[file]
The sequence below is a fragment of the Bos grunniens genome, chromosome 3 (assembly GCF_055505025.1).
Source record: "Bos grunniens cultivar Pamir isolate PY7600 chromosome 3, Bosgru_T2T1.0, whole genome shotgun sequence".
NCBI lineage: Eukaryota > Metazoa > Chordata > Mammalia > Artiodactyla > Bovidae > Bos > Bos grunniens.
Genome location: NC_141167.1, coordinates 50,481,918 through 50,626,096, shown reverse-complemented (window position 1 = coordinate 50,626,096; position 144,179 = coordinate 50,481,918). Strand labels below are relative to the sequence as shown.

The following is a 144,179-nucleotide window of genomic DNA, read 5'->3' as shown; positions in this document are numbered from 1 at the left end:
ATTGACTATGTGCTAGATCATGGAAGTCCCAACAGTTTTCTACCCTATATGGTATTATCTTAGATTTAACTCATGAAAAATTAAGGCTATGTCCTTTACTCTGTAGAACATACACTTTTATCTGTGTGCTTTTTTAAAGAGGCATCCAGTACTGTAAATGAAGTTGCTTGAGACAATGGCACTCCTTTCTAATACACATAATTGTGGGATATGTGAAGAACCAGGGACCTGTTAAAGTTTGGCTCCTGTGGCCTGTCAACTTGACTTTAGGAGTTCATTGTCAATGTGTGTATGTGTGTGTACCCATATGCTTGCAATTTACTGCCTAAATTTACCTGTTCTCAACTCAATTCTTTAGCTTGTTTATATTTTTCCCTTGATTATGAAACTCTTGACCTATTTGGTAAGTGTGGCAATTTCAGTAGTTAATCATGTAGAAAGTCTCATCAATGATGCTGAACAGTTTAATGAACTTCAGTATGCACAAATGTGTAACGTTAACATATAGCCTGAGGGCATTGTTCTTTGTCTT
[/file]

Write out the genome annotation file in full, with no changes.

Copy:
The sequence below is a fragment of the Bos grunniens genome, chromosome 3 (assembly GCF_055505025.1).
Source record: "Bos grunniens cultivar Pamir isolate PY7600 chromosome 3, Bosgru_T2T1.0, whole genome shotgun sequence".
NCBI lineage: Eukaryota > Metazoa > Chordata > Mammalia > Artiodactyla > Bovidae > Bos > Bos grunniens.
Genome location: NC_141167.1, coordinates 50,481,918 through 50,626,096, shown reverse-complemented (window position 1 = coordinate 50,626,096; position 144,179 = coordinate 50,481,918). Strand labels below are relative to the sequence as shown.

The following is a 144,179-nucleotide window of genomic DNA, read 5'->3' as shown; positions in this document are numbered from 1 at the left end:
ATTGACTATGTGCTAGATCATGGAAGTCCCAACAGTTTTCTACCCTATATGGTATTATCTTAGATTTAACTCATGAAAAATTAAGGCTATGTCCTTTACTCTGTAGAACATACACTTTTATCTGTGTGCTTTTTTAAAGAGGCATCCAGTACTGTAAATGAAGTTGCTTGAGACAATGGCACTCCTTTCTAATACACATAATTGTGGGATATGTGAAGAACCAGGGACCTGTTAAAGTTTGGCTCCTGTGGCCTGTCAACTTGACTTTAGGAGTTCATTGTCAATGTGTGTATGTGTGTGTACCCATATGCTTGCAATTTACTGCCTAAATTTACCTGTTCTCAACTCAATTCTTTAGCTTGTTTATATTTTTCCCTTGATTATGAAACTCTTGACCTATTTGGTAAGTGTGGCAATTTCAGTAGTTAATCATGTAGAAAGTCTCATCAATGATGCTGAACAGTTTAATGAACTTCAGTATGCACAAATGTGTAACGTTAACATATAGCCTGAGGGCATTGTTCTTTGTCTT